Last week, three callous members of the House quietly killed Bill 3101, a proposal that would have provided scholarships to children with disabilities attending independent and private schools.
The “Special Needs Scholarship Program” was designed for parents with handicapped children who felt their local public school was unable to sufficiently provide for the child’s unique educational requirements. HB 3101 created a process to request and authorize a transfer of the student to a neighboring district or to a private school. The proposal was similar to (but financially smaller than) the popular McKay Scholarship in Florida.
The bill would have used the individual education plans (IEPs) created by local school districts to help determine the best educational options for the handicapped students. These IEPs are already required by the Federal Individuals with Disabilities Act (IDEA) and work to ensure that every student -regardless of their abilities- receives a free and appropriate education.
Many special needs students already attend private schools (with state and federal support) under their IEP. Because of the high cost of educating students with certain types of disabilities, public school districts often choose to send these kids to private schools during the process of developing an IEP. In these cases local, state, and federal money follows the child to that private school.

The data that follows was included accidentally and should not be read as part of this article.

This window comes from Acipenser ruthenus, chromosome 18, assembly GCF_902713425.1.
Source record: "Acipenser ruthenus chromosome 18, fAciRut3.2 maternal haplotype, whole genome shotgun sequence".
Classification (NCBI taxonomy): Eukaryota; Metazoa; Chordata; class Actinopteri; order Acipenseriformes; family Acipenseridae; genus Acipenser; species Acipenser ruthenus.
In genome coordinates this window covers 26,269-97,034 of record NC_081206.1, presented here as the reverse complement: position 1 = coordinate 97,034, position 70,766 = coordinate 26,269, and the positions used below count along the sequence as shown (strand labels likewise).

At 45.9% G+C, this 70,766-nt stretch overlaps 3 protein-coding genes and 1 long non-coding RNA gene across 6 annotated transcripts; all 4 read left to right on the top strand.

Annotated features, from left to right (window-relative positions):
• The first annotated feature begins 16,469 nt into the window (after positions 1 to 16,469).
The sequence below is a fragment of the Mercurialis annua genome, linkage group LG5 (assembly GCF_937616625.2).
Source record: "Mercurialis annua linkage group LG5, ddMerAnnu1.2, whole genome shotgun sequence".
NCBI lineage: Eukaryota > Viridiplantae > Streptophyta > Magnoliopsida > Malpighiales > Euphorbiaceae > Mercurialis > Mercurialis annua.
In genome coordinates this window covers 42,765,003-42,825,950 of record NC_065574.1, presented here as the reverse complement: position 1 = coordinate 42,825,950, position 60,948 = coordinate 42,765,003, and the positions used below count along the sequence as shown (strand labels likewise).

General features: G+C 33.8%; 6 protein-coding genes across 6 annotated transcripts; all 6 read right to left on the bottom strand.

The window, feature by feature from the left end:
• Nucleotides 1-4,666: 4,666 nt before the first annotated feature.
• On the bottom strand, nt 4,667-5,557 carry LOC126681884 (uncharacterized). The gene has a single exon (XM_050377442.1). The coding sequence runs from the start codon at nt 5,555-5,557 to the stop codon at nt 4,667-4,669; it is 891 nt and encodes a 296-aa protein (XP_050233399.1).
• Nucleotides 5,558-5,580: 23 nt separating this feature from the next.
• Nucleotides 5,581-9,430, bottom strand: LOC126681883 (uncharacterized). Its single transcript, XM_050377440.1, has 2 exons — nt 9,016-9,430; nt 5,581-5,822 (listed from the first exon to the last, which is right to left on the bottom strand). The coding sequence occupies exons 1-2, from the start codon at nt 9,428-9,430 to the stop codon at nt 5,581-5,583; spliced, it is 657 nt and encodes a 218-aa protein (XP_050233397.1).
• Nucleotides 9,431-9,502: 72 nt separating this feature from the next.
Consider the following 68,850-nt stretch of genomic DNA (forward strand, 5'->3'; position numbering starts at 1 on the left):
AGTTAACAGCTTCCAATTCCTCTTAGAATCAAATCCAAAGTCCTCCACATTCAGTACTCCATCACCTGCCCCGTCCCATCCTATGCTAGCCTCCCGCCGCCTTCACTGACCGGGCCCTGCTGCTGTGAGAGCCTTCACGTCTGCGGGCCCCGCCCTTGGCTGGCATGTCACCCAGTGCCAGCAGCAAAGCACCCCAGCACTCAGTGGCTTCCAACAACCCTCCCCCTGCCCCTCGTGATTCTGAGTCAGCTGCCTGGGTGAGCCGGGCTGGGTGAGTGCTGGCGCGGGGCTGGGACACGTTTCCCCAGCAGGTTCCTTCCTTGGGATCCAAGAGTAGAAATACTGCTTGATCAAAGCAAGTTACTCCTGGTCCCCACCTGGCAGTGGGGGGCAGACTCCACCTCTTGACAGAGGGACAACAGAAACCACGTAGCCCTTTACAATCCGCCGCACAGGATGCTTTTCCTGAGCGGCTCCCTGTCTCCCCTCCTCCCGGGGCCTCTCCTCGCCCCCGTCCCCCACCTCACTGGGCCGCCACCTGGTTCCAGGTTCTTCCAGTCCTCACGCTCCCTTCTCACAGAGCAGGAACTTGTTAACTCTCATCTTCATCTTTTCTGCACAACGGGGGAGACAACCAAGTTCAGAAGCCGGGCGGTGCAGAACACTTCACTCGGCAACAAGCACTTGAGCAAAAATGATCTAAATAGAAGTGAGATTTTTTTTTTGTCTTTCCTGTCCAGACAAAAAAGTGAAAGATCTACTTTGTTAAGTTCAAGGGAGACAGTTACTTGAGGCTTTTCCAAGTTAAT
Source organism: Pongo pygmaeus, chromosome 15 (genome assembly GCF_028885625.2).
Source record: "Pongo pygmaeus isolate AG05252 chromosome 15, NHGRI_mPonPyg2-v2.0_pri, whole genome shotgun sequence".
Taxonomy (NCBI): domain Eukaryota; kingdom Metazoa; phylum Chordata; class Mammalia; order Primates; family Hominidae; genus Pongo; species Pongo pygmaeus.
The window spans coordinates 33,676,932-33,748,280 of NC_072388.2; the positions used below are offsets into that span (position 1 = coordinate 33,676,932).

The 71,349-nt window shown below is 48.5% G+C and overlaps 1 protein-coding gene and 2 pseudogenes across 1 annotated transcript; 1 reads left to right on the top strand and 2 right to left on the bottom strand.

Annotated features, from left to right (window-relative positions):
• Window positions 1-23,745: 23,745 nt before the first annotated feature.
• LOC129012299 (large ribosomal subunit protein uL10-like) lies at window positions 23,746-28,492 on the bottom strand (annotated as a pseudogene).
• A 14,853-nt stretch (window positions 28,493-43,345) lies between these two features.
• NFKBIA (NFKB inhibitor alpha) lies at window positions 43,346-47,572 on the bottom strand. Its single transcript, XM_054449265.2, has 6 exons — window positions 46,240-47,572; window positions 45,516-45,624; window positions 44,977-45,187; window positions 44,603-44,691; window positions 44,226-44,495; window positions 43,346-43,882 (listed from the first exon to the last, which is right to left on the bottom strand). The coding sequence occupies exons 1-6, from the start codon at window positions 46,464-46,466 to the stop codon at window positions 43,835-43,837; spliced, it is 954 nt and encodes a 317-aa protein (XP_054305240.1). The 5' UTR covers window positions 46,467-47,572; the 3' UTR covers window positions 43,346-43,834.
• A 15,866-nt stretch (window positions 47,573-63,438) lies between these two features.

But HB 3101 was much more narrow in scope. It merely sought to provide parents with a scholarship that amounted to a fraction of the state spending. It further promised that pupils who transfered out would still be counted on the public school rolls for state and local appropriations. In other words – local public schools would not incur the costs of educating the child, but would receive all the local, state, and federal spending on that child anyway.
Neilson, Kirsh, and White are heartless. Their vote to deny benefits to the parents of handicap children once again makes it clear: “defenders” of public schools who blindly reject school choice proposals are not working for the interests of their constituents.